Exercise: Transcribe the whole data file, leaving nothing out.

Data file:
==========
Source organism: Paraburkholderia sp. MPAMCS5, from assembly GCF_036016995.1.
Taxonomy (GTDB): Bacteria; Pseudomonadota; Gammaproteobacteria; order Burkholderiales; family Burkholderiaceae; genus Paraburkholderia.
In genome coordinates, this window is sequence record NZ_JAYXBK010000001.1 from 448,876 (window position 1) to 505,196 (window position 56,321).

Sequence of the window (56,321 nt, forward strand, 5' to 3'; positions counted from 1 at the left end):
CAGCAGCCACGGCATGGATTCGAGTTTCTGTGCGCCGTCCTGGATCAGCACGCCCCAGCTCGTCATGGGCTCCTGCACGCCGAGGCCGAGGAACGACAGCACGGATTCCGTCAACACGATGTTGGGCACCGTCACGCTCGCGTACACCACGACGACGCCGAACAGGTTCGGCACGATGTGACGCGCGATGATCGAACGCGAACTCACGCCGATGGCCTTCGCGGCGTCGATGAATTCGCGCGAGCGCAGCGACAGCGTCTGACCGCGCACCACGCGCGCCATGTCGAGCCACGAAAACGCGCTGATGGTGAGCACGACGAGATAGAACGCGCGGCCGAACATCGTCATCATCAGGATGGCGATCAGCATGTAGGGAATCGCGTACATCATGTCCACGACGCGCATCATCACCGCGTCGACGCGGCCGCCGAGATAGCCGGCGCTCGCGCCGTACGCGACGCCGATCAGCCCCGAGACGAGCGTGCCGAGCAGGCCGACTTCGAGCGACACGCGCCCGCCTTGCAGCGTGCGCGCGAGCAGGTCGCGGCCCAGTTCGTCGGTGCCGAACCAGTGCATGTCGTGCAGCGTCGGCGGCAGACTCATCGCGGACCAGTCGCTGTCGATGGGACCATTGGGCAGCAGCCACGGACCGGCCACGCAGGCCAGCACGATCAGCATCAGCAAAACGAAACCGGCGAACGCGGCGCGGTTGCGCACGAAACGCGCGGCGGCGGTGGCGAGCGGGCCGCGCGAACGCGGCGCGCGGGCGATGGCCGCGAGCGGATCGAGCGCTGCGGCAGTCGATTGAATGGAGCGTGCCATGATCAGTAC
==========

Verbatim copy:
Source organism: Paraburkholderia sp. MPAMCS5, from assembly GCF_036016995.1.
Taxonomy (GTDB): Bacteria; Pseudomonadota; Gammaproteobacteria; order Burkholderiales; family Burkholderiaceae; genus Paraburkholderia.
In genome coordinates, this window is sequence record NZ_JAYXBK010000001.1 from 448,876 (window position 1) to 505,196 (window position 56,321).

Sequence of the window (56,321 nt, forward strand, 5' to 3'; positions counted from 1 at the left end):
CAGCAGCCACGGCATGGATTCGAGTTTCTGTGCGCCGTCCTGGATCAGCACGCCCCAGCTCGTCATGGGCTCCTGCACGCCGAGGCCGAGGAACGACAGCACGGATTCCGTCAACACGATGTTGGGCACCGTCACGCTCGCGTACACCACGACGACGCCGAACAGGTTCGGCACGATGTGACGCGCGATGATCGAACGCGAACTCACGCCGATGGCCTTCGCGGCGTCGATGAATTCGCGCGAGCGCAGCGACAGCGTCTGACCGCGCACCACGCGCGCCATGTCGAGCCACGAAAACGCGCTGATGGTGAGCACGACGAGATAGAACGCGCGGCCGAACATCGTCATCATCAGGATGGCGATCAGCATGTAGGGAATCGCGTACATCATGTCCACGACGCGCATCATCACCGCGTCGACGCGGCCGCCGAGATAGCCGGCGCTCGCGCCGTACGCGACGCCGATCAGCCCCGAGACGAGCGTGCCGAGCAGGCCGACTTCGAGCGACACGCGCCCGCCTTGCAGCGTGCGCGCGAGCAGGTCGCGGCCCAGTTCGTCGGTGCCGAACCAGTGCATGTCGTGCAGCGTCGGCGGCAGACTCATCGCGGACCAGTCGCTGTCGATGGGACCATTGGGCAGCAGCCACGGACCGGCCACGCAGGCCAGCACGATCAGCATCAGCAAAACGAAACCGGCGAACGCGGCGCGGTTGCGCACGAAACGCGCGGCGGCGGTGGCGAGCGGGCCGCGCGAACGCGGCGCGCGGGCGATGGCCGCGAGCGGATCGAGCGCTGCGGCAGTCGATTGAATGGAGCGTGCCATGATCAGTAC